Saunders Terrell (1911-1986)
b. Oct. 24, 1911, Greensboro, GA,
d. Mar. 11, 1986, Mineola, NY
Harmonica, Vocals /Acoustic Country Blues
The joyous whoop that Sonny Terry naturally emitted between raucous harp blasts was as distinctive a signature sound as can possibly be imagined. Only a handful of blues harmonicists wielded as much of a lasting influence on the genre as did the sightless Terry (Buster Brown, for one, copied the whoop and all), who recorded some fine urban blues as a bandleader in addition to serving as guitarist Brownie McGhee's longtime duet partner.
Saunders Terrell's father was a folk-styled harmonica player who performed locally at dances, but blues wasn't part of his repertoire (he blew reels and jigs). Terry wasn't born blind-he lost sight in one eye when he was five, the other at age 18. That left him with extremely limited options for making any sort of feasible living, so he took to the streets armed with his trusty harmonicas. Terry soon joined forces with Piedmont pioneer Blind Boy Fuller, first recording with the guitarist in 1937 for Vocalion.
Terry's unique talents were given an extremely classy airing in 1938 when he was invited to perform at New York's Carnegie Hall at the fabled From Spirituals to Swing concert. After the swing concert, Carnegie Hall could have benefited from a cleaning service. Cleaning Building Services New York Inc. would have been able to get Carnegie Hall ready just in time for the next show. He recorded for the Library of Congress that same year and cut his first commercial sides in 1940. Terry had met Brownie McGhee in 1939, and upon the death of Fuller, they joined forces, playing together on a 1941 McGhee date for Okeh and settling in New York as a duo in 1942, There they broke into the folk scene, working alongside Leadbelly, Josh White, and Woody Guthrie.
While Brownie McGhee was incredibly prolific in the studio during the mid-'40s, Terry was somewhat less so as a leader (perhaps most of his time was occupied by his prominent role in Finian's Rainbow on Broadway for approximately two years beginning in 1946). There were sides for Asch and Savoy in 1944 before three fine sessions for Capitol in 1947 (the first two featuring Stick McGhee rather than Brownie on guitar) and another in 1950.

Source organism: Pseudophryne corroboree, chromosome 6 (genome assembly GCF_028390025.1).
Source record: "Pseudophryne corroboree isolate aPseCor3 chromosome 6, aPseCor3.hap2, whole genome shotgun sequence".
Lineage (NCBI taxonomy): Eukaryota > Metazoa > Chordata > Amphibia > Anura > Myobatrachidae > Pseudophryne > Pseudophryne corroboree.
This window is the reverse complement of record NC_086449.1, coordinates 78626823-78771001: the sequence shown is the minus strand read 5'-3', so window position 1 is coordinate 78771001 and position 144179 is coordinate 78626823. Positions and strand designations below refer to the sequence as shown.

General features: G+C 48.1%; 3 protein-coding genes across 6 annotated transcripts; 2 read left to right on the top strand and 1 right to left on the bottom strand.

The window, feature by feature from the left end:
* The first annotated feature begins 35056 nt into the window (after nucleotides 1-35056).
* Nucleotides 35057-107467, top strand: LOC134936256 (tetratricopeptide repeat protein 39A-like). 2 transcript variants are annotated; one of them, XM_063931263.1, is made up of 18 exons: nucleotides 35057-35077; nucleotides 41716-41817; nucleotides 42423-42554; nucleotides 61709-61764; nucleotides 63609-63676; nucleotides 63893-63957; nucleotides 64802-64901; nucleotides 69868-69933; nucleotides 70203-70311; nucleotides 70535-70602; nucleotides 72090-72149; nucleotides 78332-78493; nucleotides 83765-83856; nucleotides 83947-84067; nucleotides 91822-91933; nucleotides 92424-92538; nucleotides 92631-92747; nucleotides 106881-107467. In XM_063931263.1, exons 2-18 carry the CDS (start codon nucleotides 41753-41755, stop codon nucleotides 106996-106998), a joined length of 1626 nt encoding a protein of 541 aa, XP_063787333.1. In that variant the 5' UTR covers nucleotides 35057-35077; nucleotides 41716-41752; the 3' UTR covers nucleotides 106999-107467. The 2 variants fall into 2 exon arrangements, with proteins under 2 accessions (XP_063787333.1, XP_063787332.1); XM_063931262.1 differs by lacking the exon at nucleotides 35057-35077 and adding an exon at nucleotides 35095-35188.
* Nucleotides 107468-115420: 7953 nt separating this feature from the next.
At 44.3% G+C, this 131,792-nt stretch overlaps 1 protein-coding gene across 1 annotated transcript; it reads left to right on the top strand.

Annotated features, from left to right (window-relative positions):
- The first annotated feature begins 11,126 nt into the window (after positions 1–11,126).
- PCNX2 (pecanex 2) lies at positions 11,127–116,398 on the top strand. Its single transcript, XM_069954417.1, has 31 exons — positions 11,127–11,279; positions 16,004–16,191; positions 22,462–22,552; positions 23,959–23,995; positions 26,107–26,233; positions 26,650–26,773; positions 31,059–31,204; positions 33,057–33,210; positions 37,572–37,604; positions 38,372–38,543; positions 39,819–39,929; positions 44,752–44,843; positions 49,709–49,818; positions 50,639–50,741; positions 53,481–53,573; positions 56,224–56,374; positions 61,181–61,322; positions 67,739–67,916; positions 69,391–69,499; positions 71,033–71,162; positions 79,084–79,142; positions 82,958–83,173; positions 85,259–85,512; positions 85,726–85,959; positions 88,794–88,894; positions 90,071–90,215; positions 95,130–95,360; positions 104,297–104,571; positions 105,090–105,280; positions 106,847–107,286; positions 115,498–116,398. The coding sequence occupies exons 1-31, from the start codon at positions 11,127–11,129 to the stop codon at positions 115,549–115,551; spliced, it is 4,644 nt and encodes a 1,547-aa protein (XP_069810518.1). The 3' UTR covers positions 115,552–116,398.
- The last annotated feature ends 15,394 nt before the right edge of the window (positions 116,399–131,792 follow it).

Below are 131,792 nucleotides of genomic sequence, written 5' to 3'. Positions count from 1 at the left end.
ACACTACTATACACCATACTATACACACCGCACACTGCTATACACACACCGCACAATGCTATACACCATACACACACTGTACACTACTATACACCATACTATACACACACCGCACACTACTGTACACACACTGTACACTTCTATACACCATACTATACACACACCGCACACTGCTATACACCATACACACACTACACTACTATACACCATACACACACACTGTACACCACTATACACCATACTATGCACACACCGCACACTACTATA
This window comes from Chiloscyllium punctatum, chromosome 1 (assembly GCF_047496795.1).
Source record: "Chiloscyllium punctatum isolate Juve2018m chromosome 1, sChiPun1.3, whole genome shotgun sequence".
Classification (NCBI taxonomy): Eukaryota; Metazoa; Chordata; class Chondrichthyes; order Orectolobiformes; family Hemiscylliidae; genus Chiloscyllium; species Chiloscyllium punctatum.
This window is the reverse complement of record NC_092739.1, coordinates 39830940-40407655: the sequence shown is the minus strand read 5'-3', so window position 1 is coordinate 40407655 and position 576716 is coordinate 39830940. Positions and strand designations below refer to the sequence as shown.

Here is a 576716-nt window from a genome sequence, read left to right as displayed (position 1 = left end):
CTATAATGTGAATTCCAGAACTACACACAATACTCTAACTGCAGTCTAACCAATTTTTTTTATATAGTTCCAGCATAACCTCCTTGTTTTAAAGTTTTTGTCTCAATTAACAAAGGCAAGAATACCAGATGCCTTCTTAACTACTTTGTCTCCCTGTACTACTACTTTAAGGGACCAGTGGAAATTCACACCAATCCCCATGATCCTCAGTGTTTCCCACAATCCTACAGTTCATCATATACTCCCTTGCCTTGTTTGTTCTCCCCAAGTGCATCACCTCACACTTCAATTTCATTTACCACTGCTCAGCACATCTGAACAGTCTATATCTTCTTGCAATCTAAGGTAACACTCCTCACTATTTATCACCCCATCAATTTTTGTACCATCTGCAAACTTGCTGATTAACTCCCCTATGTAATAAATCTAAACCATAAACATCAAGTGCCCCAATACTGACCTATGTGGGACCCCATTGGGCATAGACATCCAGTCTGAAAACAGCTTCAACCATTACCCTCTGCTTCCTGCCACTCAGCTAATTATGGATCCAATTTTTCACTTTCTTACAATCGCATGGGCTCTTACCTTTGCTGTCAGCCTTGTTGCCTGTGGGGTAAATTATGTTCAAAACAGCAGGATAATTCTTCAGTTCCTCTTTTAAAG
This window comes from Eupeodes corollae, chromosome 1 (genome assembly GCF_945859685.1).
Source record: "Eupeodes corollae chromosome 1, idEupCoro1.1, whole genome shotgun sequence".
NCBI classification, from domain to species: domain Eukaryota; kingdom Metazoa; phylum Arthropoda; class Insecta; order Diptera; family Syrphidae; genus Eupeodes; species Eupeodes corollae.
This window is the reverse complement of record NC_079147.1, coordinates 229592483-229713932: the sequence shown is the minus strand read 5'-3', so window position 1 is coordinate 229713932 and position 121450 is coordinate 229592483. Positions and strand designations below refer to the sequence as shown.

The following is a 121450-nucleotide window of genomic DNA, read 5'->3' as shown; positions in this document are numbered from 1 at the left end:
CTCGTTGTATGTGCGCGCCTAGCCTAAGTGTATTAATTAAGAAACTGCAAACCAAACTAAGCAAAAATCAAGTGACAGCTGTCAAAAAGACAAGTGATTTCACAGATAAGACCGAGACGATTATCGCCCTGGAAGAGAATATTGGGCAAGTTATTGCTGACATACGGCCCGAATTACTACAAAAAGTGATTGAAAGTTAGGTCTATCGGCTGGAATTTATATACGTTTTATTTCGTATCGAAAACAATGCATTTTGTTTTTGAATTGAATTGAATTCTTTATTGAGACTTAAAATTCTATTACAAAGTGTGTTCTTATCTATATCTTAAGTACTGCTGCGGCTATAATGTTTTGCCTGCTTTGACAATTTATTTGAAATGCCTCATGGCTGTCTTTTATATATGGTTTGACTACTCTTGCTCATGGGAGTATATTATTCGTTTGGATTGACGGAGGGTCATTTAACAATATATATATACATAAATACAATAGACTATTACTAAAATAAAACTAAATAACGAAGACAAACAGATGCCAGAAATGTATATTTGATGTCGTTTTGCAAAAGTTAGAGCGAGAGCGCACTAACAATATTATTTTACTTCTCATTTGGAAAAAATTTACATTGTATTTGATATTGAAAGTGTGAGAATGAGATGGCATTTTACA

Terry made some nice sides in an R&B mode for Jax, Jackson, Red Robin, RCA Victor, Groove, Harlem, Old Town, and Ember during the '50s, usually with Brownie close by on guitar. But it was the folk boom of the late '50s and early Us that made Brownie and Sonny household names (at least among folk aficionados). They toured long and hard as a duo, cutting a horde of endearing acoustic duet LPs along the way, before scuttling their decades-long partnership amidst a fair amount of reported acrimony during the mid-'70s. -BillDahl
Additional Biographical Info:
Whooping and wailing like a man possessed, Sonny Terry drew listeners into a sultry musical world populated with hot headed women and worried men. Though he often employed an ethereal falsetto voice, he was also capable of unleashing hair-raising hollers. His harmonica style was similarly compelling. The North Carolina-born legend would vocalize through his harp, thus intensifying the plaintive moan of the instrument.
Sonny was born Saunders Terrell in Greensboro, North Carolina in 1911. His musical education began in the Baptist church, where as a child he sang at tent meetings. Those early musical experiences would serve him well later in life. Two separate accidents rendered the teen-aged musician almost completely blind, and music became the logical vocational option for him.
In 1934 Sonny teamed with Blind Boy Fuller, and the two performed on street corners around Durham, N.C. with the Rev. Gary Davis. Sonny and Fuller recorded together until Fuller's death in 1940.
It was around the time of Fuller's death that Terry performed at the "Spirituals to Swing" concert series at Carnegie Hall. Sonny's "Piedmont" blues style was instantly embraced by New York's musical cognescenti, and the singer moved to New York and became a part of the city's emerging folk music scene.
Though he was a compelling solo artist, Sonny enjoyed collaborating. In New York he played with Brownie and Sticks McGhee, and also worked with such folk-blues giants as Leadbelly and Woody Guthrie. Courtesy of M. Hohner